“1835 version D&C section 101:4 ‘Inasmuch as this Church of Christ has been reproached with the crime of fornication and polygamy, we declare that we believe that one man should have one wife, and one woman, but one husband.” COMMENT: RLDS Elder David H. Bays complained in 1897: “You may have observed the ingenious phraseology of that part of the document which is designed to convey the impression that the assembly, as well as the entire church, was opposed to polygamy, but which, as a matter of fact, leaves the way open for its introduction and practice. The language I refer to is this: ‘We believe the tone man shall have one wife; and one woman BUT ONE HUSBAND.’ Why use the restrictive adverb in the case of the woman, and ingeniously omit it with reference to the man? Why not employ the same form of words in the one case as in the other? Of the woman it is said she shall have BUT ONE HUSBAND. Why not say of the man, he shall have ‘BUT ONE WIFE except in case of death, when either is at liberty to marry again.” In 1902, LDS Church President Joseph F. Smith made the same observation: “The declaration… that ‘one man should have one wife, and one woman but one husband,’ bears the implication that a man might possibly be permitted at some time to have more than one wife, while a woman was to have “but one husband.”
Please note that I have responded to Hales’ implication that Joseph Smith never actually lied here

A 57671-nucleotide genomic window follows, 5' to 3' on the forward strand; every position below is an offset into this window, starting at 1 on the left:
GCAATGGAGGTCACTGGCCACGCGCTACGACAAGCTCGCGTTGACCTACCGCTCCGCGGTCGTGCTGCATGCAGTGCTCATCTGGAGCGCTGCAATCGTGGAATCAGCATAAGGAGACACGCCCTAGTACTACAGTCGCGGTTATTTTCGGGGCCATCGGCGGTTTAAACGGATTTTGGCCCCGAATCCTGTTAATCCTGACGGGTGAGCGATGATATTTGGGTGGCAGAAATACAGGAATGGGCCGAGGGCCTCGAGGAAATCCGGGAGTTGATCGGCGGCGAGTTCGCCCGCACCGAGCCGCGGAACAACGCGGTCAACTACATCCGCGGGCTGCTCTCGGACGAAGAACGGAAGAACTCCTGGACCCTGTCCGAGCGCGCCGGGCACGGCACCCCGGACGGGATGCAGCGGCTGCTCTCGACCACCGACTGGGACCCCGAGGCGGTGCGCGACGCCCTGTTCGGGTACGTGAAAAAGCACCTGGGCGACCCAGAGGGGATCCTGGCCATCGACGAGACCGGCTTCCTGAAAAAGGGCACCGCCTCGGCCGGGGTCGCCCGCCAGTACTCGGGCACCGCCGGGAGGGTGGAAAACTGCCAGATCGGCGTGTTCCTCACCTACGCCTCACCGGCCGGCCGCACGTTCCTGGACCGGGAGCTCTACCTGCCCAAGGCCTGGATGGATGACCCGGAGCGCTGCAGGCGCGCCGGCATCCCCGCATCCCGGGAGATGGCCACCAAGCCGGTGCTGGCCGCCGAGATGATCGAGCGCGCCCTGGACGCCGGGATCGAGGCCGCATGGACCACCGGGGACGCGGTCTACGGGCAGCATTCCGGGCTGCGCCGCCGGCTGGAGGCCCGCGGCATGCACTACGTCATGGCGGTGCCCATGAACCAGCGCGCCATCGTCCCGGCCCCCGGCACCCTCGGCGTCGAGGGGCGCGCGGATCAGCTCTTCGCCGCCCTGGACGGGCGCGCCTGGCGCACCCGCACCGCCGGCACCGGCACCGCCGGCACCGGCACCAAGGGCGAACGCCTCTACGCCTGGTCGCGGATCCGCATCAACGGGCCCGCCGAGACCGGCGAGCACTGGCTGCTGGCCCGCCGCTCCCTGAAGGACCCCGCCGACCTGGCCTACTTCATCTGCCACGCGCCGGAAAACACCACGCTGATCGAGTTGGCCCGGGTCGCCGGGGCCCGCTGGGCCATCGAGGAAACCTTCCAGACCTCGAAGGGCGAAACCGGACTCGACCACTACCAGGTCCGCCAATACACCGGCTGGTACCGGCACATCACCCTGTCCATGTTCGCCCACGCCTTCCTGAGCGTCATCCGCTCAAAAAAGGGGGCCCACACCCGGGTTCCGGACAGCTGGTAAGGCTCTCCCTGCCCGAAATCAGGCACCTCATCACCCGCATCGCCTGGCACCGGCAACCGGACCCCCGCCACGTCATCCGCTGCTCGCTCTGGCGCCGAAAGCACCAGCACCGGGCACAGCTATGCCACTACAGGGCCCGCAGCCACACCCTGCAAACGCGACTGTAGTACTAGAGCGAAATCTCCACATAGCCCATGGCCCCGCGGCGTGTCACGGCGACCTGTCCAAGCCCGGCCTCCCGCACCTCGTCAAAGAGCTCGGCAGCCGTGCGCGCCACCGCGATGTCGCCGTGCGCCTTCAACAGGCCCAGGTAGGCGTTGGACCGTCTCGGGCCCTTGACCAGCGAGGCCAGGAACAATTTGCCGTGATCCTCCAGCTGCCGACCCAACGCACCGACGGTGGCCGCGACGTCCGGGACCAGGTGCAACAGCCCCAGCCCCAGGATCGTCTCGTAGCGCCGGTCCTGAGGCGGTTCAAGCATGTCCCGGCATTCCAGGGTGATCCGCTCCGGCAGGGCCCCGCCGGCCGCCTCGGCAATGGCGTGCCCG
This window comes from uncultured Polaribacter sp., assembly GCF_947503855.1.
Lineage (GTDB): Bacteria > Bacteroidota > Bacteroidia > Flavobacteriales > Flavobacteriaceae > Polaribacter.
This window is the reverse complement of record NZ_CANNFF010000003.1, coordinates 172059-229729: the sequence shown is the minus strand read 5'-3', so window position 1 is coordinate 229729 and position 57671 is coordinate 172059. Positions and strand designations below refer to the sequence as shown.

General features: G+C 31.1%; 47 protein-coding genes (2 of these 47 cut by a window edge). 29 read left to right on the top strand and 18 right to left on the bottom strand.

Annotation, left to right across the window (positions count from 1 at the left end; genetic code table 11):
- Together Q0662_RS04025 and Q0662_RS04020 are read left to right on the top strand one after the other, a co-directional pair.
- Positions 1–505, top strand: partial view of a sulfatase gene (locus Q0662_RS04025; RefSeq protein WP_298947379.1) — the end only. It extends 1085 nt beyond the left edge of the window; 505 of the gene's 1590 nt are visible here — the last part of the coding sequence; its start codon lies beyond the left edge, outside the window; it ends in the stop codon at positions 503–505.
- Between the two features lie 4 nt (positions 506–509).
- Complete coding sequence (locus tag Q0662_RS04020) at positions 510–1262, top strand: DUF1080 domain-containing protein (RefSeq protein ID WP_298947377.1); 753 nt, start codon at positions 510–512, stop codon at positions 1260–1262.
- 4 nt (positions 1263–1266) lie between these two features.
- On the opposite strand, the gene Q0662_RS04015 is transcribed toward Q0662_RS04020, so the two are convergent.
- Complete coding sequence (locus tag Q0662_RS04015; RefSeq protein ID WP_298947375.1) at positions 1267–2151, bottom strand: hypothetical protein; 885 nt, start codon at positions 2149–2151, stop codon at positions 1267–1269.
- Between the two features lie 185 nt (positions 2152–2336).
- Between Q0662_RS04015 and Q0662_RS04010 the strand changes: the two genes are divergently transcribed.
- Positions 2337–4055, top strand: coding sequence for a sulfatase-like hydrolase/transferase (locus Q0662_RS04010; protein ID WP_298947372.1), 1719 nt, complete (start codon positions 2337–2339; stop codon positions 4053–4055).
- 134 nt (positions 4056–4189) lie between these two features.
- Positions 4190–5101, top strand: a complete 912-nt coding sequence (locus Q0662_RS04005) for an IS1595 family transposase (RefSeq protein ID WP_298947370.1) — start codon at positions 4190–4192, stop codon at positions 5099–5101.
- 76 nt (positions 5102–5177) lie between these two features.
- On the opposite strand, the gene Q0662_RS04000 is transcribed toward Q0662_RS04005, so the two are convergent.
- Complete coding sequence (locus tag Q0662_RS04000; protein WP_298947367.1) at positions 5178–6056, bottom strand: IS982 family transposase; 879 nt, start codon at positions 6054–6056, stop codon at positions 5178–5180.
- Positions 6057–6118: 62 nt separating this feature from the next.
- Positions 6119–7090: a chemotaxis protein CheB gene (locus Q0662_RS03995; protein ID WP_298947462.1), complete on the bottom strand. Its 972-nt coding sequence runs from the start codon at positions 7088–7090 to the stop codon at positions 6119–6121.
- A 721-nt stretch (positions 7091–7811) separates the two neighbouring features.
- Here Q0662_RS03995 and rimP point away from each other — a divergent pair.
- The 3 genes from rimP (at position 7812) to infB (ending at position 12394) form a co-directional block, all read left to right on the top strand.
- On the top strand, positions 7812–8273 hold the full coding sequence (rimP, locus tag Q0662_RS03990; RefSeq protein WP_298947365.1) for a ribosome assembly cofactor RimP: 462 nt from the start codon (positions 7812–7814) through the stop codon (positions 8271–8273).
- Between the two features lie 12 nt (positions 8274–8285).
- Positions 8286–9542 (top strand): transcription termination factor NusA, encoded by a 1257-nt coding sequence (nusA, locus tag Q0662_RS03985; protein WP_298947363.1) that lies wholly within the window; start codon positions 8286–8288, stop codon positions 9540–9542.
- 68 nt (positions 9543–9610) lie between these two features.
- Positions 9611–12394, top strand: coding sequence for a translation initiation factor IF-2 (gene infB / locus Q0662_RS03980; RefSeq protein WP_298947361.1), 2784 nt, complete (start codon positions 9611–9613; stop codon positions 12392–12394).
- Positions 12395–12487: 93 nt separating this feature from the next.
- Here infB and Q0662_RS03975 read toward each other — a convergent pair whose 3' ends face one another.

Bays analysis of the restrictive adverb “but” is interesting, but it falls short of exonerating anyone.
The 1835 statement is specificially addressing the claim of polygamy which was understood by everyone in Joseph Smith’s time as having more than one wife or one husband. The meaning is abundantly clear when the numbers (and those words implying numbers) are emphasized in the statement:
… Inasmuch as this church of Christ has been reproached with the crime of fornication, and polygamy [i.e., someone having more than one wife]: we declare that we believe, that one man should have one wife; and one woman, but one husband, except in the case of death, when either is at liberty to marry again …
The restrictive adverb cannot be seen to legitimately modify/restrict the meaning of the 1835 statement because that restriction would directly contradict the plain meaning embedded in the numbers themselves. In addition, the statement is couched in a context where polygamy is seen as a crime (hence the words are meant to deflect the reproachment). So, while clever, Bays defense results in an internally inconsistent meaning, and so should be rejected.
The straightforward meaning of the 1835 statement is also corrobarated by the manner in which LDS officials used the 1835 statement.
Martha Brotherton’s affidavit is an example of one of the claims made by Bennett. In it Martha describes a polygamous marriage proposal to her from Brigham Young and endorsed by Joseph Smith. It explicitly involved Martha becoming a second wife to Brigham Young. Also, please note that the wives of Joseph Smith referred to their unions in precisely the same manner as Brotherton.
Both the September 1, 1842 and October 1, 1842 Times and Seasons articles are addressing these kinds of claims, and both use the 1835 D&C statement to mean that they were not taking more than one wife.
And, lest we believe that the 1835 statement was only meant to apply to accusations of “spiritual wifery” given the proximity in time to Bennett’s accusations, John Taylor published an 1850 pamphlet in France which defended the Saints against the broad accusation of “polygamy” by again referring to the 1835 statement on marriage. Hence, in a context divorced in space and time from Bennett, the 1835 statement was still used to mean that the Saints were not practicing polygamy.
The statement by Joseph F. Smith falls to all the same criticisms as those directed at Bays.